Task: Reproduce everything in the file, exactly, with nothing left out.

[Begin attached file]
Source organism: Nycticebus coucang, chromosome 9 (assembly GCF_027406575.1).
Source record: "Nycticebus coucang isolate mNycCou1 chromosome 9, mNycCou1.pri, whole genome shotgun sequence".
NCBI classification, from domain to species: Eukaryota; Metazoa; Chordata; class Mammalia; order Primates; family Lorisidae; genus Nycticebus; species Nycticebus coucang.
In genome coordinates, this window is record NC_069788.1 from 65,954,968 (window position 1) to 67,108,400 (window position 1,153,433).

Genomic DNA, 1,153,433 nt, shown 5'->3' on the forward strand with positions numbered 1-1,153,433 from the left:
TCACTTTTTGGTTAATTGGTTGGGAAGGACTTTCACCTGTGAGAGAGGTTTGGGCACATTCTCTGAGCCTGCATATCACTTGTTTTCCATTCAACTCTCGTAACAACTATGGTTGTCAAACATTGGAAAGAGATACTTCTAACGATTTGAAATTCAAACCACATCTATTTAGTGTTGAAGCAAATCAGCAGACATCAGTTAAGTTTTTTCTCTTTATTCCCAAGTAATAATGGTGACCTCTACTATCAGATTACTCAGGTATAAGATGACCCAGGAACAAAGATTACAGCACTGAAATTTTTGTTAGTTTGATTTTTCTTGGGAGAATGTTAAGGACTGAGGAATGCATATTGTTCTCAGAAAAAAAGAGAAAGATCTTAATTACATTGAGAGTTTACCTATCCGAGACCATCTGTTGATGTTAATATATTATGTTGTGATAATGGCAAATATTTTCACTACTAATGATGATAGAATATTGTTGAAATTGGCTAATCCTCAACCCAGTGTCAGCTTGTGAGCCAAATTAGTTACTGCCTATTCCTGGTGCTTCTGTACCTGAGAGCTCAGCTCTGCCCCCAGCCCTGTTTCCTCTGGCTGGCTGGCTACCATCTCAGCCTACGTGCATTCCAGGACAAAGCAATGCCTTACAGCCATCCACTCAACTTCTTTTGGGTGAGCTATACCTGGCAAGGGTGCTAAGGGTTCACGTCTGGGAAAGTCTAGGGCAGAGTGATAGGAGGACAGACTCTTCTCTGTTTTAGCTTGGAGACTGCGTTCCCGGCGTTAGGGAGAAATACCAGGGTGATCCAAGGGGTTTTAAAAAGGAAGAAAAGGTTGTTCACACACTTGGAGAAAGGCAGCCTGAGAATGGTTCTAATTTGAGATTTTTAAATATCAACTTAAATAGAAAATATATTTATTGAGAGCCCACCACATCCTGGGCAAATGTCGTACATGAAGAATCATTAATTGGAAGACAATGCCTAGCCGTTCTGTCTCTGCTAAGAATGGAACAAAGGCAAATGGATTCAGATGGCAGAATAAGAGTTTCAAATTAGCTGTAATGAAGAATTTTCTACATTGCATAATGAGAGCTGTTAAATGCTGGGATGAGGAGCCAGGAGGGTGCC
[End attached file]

Source organism: Nycticebus coucang, chromosome 9 (assembly GCF_027406575.1).
Source record: "Nycticebus coucang isolate mNycCou1 chromosome 9, mNycCou1.pri, whole genome shotgun sequence".
NCBI classification, from domain to species: Eukaryota; Metazoa; Chordata; class Mammalia; order Primates; family Lorisidae; genus Nycticebus; species Nycticebus coucang.
In genome coordinates, this window is record NC_069788.1 from 65,954,968 (window position 1) to 67,108,400 (window position 1,153,433).

Genomic DNA, 1,153,433 nt, shown 5'->3' on the forward strand with positions numbered 1-1,153,433 from the left:
TCACTTTTTGGTTAATTGGTTGGGAAGGACTTTCACCTGTGAGAGAGGTTTGGGCACATTCTCTGAGCCTGCATATCACTTGTTTTCCATTCAACTCTCGTAACAACTATGGTTGTCAAACATTGGAAAGAGATACTTCTAACGATTTGAAATTCAAACCACATCTATTTAGTGTTGAAGCAAATCAGCAGACATCAGTTAAGTTTTTTCTCTTTATTCCCAAGTAATAATGGTGACCTCTACTATCAGATTACTCAGGTATAAGATGACCCAGGAACAAAGATTACAGCACTGAAATTTTTGTTAGTTTGATTTTTCTTGGGAGAATGTTAAGGACTGAGGAATGCATATTGTTCTCAGAAAAAAAGAGAAAGATCTTAATTACATTGAGAGTTTACCTATCCGAGACCATCTGTTGATGTTAATATATTATGTTGTGATAATGGCAAATATTTTCACTACTAATGATGATAGAATATTGTTGAAATTGGCTAATCCTCAACCCAGTGTCAGCTTGTGAGCCAAATTAGTTACTGCCTATTCCTGGTGCTTCTGTACCTGAGAGCTCAGCTCTGCCCCCAGCCCTGTTTCCTCTGGCTGGCTGGCTACCATCTCAGCCTACGTGCATTCCAGGACAAAGCAATGCCTTACAGCCATCCACTCAACTTCTTTTGGGTGAGCTATACCTGGCAAGGGTGCTAAGGGTTCACGTCTGGGAAAGTCTAGGGCAGAGTGATAGGAGGACAGACTCTTCTCTGTTTTAGCTTGGAGACTGCGTTCCCGGCGTTAGGGAGAAATACCAGGGTGATCCAAGGGGTTTTAAAAAGGAAGAAAAGGTTGTTCACACACTTGGAGAAAGGCAGCCTGAGAATGGTTCTAATTTGAGATTTTTAAATATCAACTTAAATAGAAAATATATTTATTGAGAGCCCACCACATCCTGGGCAAATGTCGTACATGAAGAATCATTAATTGGAAGACAATGCCTAGCCGTTCTGTCTCTGCTAAGAATGGAACAAAGGCAAATGGATTCAGATGGCAGAATAAGAGTTTCAAATTAGCTGTAATGAAGAATTTTCTACATTGCATAATGAGAGCTGTTAAATGCTGGGATGAGGAGCCAGGAGGGTGCC